Monday, May 14, 2007
From PCWorld.com: The U.S. House Energy and Commerce Committee recently unanimously approved a pair of bills that aim to bolster consumers' protection against misuse of their social security numbers and computer-borne spyware.
The two bills, known officially as the Social Security Protection Act of 2007 (HR 948) and the Securely Protect Yourself From Cyber-Trespass, or Spy Act (HR 964), respectively, are now headed to a House-wide vote in the coming weeks.
"Identity theft is a scourge on the American consumer; it exacts a heavy financial toll on individuals and on businesses," Congressman John D. Dingell, a Michigan Democrat and Chairman Committee on Energy and Commerce, said in a statement on the bills, both of which he helped sponsor. "These two bipartisan bills strike a blow against this problem in a fair and balanced manner."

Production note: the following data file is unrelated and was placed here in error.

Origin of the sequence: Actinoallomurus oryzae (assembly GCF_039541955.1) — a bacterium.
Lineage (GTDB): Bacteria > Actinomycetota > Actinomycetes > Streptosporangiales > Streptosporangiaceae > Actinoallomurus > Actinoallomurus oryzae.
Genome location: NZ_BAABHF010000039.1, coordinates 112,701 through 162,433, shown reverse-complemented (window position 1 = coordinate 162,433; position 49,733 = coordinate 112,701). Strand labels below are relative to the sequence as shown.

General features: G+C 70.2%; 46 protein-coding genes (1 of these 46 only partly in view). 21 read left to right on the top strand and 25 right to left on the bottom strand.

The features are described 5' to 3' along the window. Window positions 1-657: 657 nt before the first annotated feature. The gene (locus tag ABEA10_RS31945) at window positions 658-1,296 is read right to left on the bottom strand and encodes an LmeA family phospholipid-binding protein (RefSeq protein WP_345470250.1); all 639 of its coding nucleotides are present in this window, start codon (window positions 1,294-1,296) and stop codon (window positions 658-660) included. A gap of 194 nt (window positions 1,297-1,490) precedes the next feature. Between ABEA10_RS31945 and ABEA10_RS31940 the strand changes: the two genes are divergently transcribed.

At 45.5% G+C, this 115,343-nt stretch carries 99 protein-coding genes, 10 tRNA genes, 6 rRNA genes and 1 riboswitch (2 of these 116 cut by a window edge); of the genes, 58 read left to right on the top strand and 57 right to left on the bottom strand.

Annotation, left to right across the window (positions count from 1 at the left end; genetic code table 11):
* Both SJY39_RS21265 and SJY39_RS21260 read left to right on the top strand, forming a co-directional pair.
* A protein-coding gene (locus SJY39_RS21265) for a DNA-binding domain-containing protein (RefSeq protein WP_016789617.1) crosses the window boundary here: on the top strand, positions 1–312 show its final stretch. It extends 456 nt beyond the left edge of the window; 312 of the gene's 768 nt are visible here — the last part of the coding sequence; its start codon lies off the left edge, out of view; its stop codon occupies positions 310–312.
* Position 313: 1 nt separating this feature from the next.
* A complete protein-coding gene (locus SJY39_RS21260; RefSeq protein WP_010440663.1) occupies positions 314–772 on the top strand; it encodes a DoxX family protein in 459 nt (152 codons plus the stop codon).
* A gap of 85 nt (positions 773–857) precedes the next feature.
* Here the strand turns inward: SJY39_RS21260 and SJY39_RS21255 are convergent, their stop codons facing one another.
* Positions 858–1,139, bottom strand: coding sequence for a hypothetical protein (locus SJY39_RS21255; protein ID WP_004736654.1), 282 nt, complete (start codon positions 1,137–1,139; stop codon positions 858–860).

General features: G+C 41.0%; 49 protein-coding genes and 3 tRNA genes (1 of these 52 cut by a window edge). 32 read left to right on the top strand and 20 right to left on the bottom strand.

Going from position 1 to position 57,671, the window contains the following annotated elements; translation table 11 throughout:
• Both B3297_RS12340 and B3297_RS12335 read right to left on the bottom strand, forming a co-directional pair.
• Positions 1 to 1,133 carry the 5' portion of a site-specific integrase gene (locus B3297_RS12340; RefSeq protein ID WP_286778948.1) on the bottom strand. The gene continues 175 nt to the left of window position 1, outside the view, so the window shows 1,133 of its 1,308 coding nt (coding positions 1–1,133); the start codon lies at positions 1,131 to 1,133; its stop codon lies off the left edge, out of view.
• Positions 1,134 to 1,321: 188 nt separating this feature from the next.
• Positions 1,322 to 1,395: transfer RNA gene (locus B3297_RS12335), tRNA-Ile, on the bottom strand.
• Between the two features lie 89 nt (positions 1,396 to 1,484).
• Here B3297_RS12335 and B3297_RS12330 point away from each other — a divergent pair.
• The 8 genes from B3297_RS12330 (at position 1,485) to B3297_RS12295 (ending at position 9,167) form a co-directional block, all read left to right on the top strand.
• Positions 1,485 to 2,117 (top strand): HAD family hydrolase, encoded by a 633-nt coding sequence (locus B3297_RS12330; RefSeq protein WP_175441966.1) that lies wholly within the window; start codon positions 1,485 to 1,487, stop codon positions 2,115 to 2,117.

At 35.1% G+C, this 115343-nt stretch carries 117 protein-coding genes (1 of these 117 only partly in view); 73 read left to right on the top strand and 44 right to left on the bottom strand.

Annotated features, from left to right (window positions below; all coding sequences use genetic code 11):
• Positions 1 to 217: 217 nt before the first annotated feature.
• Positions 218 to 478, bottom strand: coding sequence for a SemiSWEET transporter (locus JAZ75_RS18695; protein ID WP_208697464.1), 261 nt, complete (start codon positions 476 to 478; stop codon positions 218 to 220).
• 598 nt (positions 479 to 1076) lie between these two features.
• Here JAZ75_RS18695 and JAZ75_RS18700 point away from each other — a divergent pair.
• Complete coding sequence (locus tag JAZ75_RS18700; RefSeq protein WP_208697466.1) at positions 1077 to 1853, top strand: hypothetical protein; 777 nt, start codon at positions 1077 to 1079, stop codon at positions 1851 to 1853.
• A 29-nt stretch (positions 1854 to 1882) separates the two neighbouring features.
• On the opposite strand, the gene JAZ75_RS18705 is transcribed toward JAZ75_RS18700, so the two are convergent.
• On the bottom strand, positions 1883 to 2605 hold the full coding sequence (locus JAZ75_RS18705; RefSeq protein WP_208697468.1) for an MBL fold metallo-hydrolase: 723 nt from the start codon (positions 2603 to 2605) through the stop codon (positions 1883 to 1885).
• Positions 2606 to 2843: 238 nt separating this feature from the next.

The Social Security Protection Act of 2007 -- first proposed by Rep. Edward Markey, a Massachusetts Democrat -- makes it illegal to purchase or sell social security numbers in a manner that violates Federal Trade Commission (FTC) anti-fraud regulations.
Among the recent amendments made to the bill before its approval were a number of exemptions to the rules to help law enforcement, national security, public health or safety, and credit verification organizations utilize the numbers for purposes of identification. The bill would also preempt similar state laws if passed, and provide for enforcement of the rules by individual state attorneys general.
Rest of Article. . . [Mark Godsey]